AAS Annual Meeting

Interarea/Border-Crossing Session 677

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Session 677: Textbook Dialogue in East Asia: The Experiences and Lessons of the History to Open the Future Project

Organizer: Lonny Carlile, University of Hawaii, Manoa, USA

Discussant: Samuel H Yamashita, Pomona College, USA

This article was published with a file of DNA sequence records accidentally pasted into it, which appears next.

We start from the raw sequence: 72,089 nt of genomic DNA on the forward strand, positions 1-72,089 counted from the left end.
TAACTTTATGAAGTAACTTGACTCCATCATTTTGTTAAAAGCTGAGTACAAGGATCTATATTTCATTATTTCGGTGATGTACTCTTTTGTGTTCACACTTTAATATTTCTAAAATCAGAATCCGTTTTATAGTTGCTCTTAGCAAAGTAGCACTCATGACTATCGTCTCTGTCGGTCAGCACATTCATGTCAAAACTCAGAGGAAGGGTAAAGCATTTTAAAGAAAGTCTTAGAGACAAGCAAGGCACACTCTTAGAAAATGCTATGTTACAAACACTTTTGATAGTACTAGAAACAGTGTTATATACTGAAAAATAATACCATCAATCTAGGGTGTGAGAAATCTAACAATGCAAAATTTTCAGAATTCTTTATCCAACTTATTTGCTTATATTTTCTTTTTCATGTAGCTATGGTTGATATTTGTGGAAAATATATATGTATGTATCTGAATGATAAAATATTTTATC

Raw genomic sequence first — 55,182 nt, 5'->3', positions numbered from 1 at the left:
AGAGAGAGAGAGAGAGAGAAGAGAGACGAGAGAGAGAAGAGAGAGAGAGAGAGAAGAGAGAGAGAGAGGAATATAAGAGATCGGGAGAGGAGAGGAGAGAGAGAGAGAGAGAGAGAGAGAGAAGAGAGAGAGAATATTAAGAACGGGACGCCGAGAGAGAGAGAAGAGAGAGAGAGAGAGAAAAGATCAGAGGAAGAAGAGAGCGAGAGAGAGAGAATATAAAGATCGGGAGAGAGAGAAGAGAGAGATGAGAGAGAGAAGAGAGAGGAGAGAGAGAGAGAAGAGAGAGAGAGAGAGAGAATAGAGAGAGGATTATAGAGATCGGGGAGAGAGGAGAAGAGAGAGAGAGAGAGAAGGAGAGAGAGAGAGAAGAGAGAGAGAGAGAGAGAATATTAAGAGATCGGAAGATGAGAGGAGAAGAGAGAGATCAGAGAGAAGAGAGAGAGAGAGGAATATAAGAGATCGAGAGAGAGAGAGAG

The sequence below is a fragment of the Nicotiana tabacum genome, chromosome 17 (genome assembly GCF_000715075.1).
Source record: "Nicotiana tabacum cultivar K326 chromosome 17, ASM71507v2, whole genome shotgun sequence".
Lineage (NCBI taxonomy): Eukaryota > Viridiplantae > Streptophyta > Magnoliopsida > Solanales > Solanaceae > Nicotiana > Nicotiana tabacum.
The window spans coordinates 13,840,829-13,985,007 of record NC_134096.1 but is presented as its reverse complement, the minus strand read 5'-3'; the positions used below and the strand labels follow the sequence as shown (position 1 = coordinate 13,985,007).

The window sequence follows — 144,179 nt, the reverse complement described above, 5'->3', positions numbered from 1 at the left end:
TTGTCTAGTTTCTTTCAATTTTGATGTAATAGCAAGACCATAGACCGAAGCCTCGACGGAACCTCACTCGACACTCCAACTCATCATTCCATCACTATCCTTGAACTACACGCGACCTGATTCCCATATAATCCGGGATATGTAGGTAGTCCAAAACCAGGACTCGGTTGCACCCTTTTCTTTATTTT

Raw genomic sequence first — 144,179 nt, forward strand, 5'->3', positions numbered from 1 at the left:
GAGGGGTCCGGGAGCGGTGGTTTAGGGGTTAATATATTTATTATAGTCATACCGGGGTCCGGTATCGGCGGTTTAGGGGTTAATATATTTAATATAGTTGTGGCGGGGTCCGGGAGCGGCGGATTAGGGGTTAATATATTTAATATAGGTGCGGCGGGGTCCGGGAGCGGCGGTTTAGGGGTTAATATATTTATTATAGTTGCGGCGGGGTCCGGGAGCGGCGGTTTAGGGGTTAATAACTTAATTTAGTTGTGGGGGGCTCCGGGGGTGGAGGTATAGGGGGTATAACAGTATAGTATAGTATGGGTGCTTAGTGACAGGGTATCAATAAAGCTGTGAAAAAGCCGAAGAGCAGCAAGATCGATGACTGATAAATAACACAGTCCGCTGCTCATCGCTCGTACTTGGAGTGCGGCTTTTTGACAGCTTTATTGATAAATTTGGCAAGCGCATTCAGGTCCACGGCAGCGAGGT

Internationalized conflict in East Asia over history textbooks has been conspicuous since 1982, and it was in 2001 amidst a particularly intense confrontation over Japanese Ministry of Education certification of a “neo-nationalist” middle school history textbook that major international efforts to engineer reconciliation over the issue were initiated at the governmental and nongovernmental levels. These efforts were generally conducted bilaterally and in virtually all cases were concluded or abandoned after a short period. The one prominent continuing and successful exception was a nongovernmental effort involving participants from China, Japan, and South Korea that produced and simultaneously published a common history of modern East Asia entitled A History to Open the Future in the three countries in 2005, and which is slated to publish a two-volume follow-up in spring 2011. Composed of presenters from the various countries involved in the project in various capacities, the present panel utilizes the experiences of the tri-national group to illuminate the dynamics of textbook dialogue in contemporary East Asia. Key questions addressed include the following: What specific issues were put forward by subgroups in the project, why were these considered important, and how were differences over these issues resolved? How did the substantive content and process involved differ from that of other generally bilateral intergovernmental and nongovernmental efforts? How does this group’s effort and its product compare with current academic research? What lessons can be learned from the group’s experience with respect to the pursuit of future textbook dialogue in East Asia?